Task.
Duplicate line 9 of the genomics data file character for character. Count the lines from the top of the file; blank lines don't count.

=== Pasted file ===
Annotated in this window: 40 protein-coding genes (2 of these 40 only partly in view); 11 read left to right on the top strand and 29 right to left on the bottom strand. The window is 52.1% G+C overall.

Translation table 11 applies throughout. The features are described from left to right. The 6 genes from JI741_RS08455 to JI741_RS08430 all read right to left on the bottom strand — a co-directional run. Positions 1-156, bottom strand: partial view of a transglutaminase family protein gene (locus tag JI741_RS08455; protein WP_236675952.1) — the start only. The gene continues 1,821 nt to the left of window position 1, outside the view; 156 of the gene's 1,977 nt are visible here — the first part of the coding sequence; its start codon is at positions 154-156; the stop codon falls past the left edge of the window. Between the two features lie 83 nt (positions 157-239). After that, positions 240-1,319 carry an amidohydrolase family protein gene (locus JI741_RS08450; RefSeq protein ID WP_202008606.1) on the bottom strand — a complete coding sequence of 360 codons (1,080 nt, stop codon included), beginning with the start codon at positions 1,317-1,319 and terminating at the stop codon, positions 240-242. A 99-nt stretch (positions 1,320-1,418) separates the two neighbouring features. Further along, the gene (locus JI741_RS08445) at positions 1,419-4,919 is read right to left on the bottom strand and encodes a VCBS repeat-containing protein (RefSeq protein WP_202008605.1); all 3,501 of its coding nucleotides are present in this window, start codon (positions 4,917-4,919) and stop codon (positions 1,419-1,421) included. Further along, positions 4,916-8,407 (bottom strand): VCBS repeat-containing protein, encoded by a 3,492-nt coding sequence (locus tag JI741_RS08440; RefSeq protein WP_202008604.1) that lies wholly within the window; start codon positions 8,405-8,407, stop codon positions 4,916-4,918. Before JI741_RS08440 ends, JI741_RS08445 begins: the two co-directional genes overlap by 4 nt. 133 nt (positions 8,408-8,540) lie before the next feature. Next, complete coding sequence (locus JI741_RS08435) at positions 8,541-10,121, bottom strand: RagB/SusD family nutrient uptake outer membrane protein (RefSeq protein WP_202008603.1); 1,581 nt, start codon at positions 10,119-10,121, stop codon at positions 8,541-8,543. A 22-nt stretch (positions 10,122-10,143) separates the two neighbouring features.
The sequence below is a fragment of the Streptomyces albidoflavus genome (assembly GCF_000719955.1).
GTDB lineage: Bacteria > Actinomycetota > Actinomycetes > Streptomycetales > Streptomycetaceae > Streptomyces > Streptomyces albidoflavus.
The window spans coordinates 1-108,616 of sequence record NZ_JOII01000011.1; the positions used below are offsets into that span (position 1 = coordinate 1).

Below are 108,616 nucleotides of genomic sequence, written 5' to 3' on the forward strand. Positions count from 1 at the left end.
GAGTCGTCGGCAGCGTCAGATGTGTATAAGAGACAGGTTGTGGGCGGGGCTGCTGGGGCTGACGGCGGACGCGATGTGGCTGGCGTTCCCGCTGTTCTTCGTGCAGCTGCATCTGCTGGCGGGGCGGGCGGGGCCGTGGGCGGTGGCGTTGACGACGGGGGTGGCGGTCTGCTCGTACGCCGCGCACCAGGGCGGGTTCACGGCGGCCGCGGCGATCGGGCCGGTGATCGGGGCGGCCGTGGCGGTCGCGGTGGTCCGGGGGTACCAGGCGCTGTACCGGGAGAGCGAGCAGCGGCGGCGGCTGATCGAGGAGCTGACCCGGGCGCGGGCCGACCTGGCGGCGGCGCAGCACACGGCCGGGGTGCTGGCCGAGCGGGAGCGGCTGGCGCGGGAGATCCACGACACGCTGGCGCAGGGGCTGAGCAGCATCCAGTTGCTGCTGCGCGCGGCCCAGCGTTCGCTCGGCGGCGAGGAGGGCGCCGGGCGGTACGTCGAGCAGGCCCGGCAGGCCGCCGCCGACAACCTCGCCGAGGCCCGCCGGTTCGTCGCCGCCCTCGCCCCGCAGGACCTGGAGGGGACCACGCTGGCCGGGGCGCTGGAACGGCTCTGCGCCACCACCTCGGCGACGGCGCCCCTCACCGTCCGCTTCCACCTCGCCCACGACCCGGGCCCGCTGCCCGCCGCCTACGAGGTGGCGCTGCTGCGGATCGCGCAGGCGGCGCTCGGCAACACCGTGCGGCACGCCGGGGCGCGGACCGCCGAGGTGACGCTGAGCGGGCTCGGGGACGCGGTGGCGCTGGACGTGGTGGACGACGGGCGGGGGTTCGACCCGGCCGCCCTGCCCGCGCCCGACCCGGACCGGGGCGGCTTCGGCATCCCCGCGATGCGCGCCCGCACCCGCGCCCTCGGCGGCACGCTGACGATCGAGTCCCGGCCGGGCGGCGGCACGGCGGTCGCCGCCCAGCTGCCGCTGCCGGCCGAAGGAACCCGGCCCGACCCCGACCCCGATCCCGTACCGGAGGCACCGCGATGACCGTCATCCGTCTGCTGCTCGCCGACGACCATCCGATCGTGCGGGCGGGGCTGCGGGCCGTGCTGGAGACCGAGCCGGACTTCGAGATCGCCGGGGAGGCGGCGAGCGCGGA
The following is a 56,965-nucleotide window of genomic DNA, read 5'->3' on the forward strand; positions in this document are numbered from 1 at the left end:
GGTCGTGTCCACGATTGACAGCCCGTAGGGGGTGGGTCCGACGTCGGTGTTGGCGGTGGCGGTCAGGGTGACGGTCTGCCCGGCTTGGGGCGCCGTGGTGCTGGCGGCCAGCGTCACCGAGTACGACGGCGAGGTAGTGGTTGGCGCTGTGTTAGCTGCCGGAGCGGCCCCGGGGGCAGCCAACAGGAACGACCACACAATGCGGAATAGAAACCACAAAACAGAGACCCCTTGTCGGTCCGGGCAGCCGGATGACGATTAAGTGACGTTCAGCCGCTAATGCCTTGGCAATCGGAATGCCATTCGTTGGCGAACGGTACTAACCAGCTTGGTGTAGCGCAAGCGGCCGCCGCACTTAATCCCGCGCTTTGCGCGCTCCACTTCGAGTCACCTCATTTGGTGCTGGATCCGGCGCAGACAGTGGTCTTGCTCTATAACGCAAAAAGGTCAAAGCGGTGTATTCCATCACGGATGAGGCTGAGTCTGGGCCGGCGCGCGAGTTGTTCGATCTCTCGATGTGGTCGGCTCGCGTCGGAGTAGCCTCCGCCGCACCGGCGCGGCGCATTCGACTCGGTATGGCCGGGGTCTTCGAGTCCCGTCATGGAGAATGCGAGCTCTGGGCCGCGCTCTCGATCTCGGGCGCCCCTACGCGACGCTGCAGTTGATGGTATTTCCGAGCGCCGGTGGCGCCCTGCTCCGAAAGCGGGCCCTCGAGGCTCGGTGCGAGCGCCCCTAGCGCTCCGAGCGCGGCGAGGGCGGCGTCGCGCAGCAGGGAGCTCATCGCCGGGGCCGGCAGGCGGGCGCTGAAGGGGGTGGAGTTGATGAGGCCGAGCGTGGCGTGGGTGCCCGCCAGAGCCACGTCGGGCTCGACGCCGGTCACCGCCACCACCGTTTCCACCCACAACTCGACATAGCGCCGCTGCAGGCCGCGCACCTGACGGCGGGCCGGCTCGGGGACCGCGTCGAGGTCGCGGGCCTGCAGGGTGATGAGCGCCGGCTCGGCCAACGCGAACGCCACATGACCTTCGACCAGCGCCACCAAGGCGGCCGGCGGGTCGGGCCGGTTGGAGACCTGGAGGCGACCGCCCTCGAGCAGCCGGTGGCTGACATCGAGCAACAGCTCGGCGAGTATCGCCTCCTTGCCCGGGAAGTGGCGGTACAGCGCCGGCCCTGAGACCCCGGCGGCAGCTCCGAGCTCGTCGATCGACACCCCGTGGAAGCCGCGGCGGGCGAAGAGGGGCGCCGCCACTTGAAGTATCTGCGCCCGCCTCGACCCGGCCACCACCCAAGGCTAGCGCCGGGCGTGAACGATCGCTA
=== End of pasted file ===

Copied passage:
GGTCGTGTCCACGATTGACAGCCCGTAGGGGGTGGGTCCGACGTCGGTGTTGGCGGTGGCGGTCAGGGTGACGGTCTGCCCGGCTTGGGGCGCCGTGGTGCTGGCGGCCAGCGTCACCGAGTACGACGGCGAGGTAGTGGTTGGCGCTGTGTTAGCTGCCGGAGCGGCCCCGGGGGCAGCCAACAGGAACGACCACACAATGCGGAATAGAAACCACAAAACAGAGACCCCTTGTCGGTCCGGGCAGCCGGATGACGATTAAGTGACGTTCAGCCGCTAATGCCTTGGCAATCGGAATGCCATTCGTTGGCGAACGGTACTAACCAGCTTGGTGTAGCGCAAGCGGCCGCCGCACTTAATCCCGCGCTTTGCGCGCTCCACTTCGAGTCACCTCATTTGGTGCTGGATCCGGCGCAGACAGTGGTCTTGCTCTATAACGCAAAAAGGTCAAAGCGGTGTATTCCATCACGGATGAGGCTGAGTCTGGGCCGGCGCGCGAGTTGTTCGATCTCTCGATGTGGTCGGCTCGCGTCGGAGTAGCCTCCGCCGCACCGGCGCGGCGCATTCGACTCGGTATGGCCGGGGTCTTCGAGTCCCGTCATGGAGAATGCGAGCTCTGGGCCGCGCTCTCGATCTCGGGCGCCCCTACGCGACGCTGCAGTTGATGGTATTTCCGAGCGCCGGTGGCGCCCTGCTCCGAAAGCGGGCCCTCGAGGCTCGGTGCGAGCGCCCCTAGCGCTCCGAGCGCGGCGAGGGCGGCGTCGCGCAGCAGGGAGCTCATCGCCGGGGCCGGCAGGCGGGCGCTGAAGGGGGTGGAGTTGATGAGGCCGAGCGTGGCGTGGGTGCCCGCCAGAGCCACGTCGGGCTCGACGCCGGTCACCGCCACCACCGTTTCCACCCACAACTCGACATAGCGCCGCTGCAGGCCGCGCACCTGACGGCGGGCCGGCTCGGGGACCGCGTCGAGGTCGCGGGCCTGCAGGGTGATGAGCGCCGGCTCGGCCAACGCGAACGCCACATGACCTTCGACCAGCGCCACCAAGGCGGCCGGCGGGTCGGGCCGGTTGGAGACCTGGAGGCGACCGCCCTCGAGCAGCCGGTGGCTGACATCGAGCAACAGCTCGGCGAGTATCGCCTCCTTGCCCGGGAAGTGGCGGTACAGCGCCGGCCCTGAGACCCCGGCGGCAGCTCCGAGCTCGTCGATCGACACCCCGTGGAAGCCGCGGCGGGCGAAGAGGGGCGCCGCCACTTGAAGTATCTGCGCCCGCCTCGACCCGGCCACCACCCAAGGCTAGCGCCGGGCGTGAACGATCGCTA